For that crucial speaker who is using a wireless lapel microphone, you can easily add a second wireless clip mic (some clips even are made to accommodate two microphones) for that speaker to ensure they will be heard.
Your wired podium microphone is another easy lifeboat if the wireless microphone fails. Having a wired hand microphone just off stage or tucked into the podium is a quick and simple way to keep your meeting going in case of a microphone mishap.
Technology can also save the day when outside circumstances damage the content of your show. If a presenter is late or missed their flight, you can use Skype to bring them into the meeting room from anywhere Internet access is available. (Of course, you need to have Skype on your computer first. This is a free download.) If they can’t get to the web, even piping in a speaker over a phone line is better than silence and excuses.
A recent example of using technology in a Back-Up Plan would be MPI-Wisconsin’s April event, where the team was able to still deliver the content of the keynote via video after the presenter had to cancel due to illness. Kudos to the April team for their quick thinking.
Having an emergency plan in place before the curtain drops is crucial in dealing with unexpected twists.
The importance of rehearsal time with presenters can’t be stressed enough. If your presenters know what to do if the worst happens, your audience may see it as a mere blip on an otherwise perfect show. Tell your presenters what to do if their microphone fails. Have a script ready if the TelePrompTer goes down. Instill in your presenters the confidence that you have their back and won’t let them look foolish.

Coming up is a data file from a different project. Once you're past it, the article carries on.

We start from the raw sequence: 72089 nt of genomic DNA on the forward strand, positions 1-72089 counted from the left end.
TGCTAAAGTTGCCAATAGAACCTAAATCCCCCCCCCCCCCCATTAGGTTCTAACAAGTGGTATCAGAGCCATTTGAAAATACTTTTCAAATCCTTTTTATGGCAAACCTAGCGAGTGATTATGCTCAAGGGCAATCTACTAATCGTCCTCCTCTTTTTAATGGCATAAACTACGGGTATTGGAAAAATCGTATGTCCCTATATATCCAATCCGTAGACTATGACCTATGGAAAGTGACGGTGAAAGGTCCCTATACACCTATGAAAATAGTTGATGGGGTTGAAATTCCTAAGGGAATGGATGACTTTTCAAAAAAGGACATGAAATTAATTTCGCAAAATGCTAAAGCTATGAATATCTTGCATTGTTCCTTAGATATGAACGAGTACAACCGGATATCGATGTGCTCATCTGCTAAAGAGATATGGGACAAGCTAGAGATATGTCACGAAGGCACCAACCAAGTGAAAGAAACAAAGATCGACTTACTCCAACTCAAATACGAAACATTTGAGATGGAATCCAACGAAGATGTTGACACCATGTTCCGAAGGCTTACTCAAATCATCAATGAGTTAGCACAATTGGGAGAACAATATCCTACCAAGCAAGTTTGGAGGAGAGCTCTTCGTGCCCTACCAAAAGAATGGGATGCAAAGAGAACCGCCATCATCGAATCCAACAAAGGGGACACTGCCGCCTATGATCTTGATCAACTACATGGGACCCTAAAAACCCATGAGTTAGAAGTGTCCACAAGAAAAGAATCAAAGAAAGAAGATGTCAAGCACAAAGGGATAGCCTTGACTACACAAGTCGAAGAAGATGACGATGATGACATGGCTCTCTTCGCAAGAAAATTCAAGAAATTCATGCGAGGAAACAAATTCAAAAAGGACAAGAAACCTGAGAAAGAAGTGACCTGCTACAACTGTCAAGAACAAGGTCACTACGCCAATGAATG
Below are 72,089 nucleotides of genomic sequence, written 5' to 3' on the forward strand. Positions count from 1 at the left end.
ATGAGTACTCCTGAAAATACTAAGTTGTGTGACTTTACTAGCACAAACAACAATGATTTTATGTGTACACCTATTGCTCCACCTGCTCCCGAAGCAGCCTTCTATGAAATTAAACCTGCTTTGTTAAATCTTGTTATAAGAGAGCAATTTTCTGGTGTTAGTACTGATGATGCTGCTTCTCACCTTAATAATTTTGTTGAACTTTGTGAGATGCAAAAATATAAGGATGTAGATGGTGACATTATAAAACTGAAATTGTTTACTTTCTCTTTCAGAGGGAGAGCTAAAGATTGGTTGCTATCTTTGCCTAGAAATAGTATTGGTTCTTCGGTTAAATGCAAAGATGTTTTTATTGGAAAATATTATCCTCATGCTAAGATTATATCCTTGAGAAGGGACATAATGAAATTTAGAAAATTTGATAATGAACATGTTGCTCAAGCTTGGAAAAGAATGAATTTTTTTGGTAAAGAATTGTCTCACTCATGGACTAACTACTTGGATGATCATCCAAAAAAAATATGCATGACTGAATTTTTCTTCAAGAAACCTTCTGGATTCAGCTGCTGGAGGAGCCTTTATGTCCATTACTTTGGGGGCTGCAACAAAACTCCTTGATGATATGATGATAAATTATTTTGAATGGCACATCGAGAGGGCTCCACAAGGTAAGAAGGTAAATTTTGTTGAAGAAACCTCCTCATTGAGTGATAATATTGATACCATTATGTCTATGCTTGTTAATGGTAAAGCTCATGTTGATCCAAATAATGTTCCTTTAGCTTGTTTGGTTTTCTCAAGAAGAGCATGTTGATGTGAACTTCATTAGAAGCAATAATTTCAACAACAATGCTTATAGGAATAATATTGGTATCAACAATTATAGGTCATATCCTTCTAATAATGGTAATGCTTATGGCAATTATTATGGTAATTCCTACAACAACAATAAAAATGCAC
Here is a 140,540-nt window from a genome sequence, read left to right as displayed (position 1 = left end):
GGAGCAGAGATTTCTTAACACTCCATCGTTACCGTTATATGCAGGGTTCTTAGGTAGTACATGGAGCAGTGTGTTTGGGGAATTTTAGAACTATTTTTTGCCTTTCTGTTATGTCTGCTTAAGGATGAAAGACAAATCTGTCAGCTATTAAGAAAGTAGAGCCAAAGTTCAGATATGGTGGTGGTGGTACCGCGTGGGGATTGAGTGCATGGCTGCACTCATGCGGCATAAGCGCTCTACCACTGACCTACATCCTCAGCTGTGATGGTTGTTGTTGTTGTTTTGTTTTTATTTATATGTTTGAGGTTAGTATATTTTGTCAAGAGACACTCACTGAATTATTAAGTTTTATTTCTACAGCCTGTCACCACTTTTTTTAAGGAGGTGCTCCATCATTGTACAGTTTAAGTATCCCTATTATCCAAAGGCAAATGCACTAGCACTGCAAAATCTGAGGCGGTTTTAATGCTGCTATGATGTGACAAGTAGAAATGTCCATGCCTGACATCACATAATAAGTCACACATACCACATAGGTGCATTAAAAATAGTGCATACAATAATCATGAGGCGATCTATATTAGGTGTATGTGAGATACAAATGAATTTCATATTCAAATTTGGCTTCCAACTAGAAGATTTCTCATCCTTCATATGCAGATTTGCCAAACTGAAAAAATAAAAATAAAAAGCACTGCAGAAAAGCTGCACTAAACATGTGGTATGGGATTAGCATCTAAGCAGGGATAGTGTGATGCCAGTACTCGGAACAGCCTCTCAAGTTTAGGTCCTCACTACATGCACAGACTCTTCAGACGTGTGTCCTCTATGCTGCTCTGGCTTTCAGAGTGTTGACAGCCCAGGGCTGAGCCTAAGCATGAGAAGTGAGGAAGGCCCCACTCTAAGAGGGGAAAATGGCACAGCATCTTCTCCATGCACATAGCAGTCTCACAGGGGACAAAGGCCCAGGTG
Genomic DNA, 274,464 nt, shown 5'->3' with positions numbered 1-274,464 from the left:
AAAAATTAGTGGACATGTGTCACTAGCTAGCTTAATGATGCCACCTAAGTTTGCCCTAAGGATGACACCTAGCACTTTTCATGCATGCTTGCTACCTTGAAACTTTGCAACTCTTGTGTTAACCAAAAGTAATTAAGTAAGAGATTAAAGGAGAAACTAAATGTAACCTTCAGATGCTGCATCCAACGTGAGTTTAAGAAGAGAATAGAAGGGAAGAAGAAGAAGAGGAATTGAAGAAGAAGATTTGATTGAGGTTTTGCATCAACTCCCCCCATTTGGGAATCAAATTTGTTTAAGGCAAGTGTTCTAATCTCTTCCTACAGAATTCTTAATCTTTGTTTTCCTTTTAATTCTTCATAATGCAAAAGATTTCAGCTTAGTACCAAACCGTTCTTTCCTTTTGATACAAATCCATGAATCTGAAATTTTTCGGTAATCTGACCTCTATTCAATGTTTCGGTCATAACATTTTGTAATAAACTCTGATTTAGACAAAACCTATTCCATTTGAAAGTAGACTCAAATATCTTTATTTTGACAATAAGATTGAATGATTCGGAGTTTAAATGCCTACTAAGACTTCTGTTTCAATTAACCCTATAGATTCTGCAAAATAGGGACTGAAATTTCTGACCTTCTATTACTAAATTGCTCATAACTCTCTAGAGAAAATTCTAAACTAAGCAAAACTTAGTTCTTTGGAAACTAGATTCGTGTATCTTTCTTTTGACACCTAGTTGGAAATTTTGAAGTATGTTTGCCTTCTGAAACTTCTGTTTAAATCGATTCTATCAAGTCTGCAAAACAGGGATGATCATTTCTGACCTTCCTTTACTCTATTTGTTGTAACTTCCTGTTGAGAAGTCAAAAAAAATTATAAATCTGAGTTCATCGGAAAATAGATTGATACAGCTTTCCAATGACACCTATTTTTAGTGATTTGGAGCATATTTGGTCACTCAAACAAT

Large shows often benefit from a “doomsday” technical rehearsal, where each crew member is briefed on what to do if troubles strike. This reinforces the plan and helps the crew execute flawlessly and quickly. A few minutes of preparation can be the difference between a great show and one that is memorable for all the wrong reasons.
During the event, the theme slide is your best friend. If a computer goes down, go to the theme slide. If the presenter goes off script or off their slides, go to the theme slide. Lose the video signal from your camera or satellite feed, go to the theme slide. The theme slide buys you the time needed to find the right solution, while the audience often is none the wiser. The blank screen is your enemy – the theme slide can be your hero.
Of course, having a theme slide available may require having technology in place – a back up computer or the right kind of switcher – so, make sure you have the right gear to make your process work.
Above all, don’t panic. As long as sparks aren’t flying and the drape isn’t catching fire, most issues can be resolved. Having a plan “B” in place for unexpected turbulence can make all the difference.
One final note. Sometimes, you have to have a plan “C.” Case in point: a show where one of the main projectors went down, and the backup projector would only fire if someone held down the “on” button. This required one brave soul to shimmy up the 10’ scaffolding next to the back wall and physically hold in the on button with their thumb until the next meeting break 45 minutes away. Luckily, I was a bit skinnier then…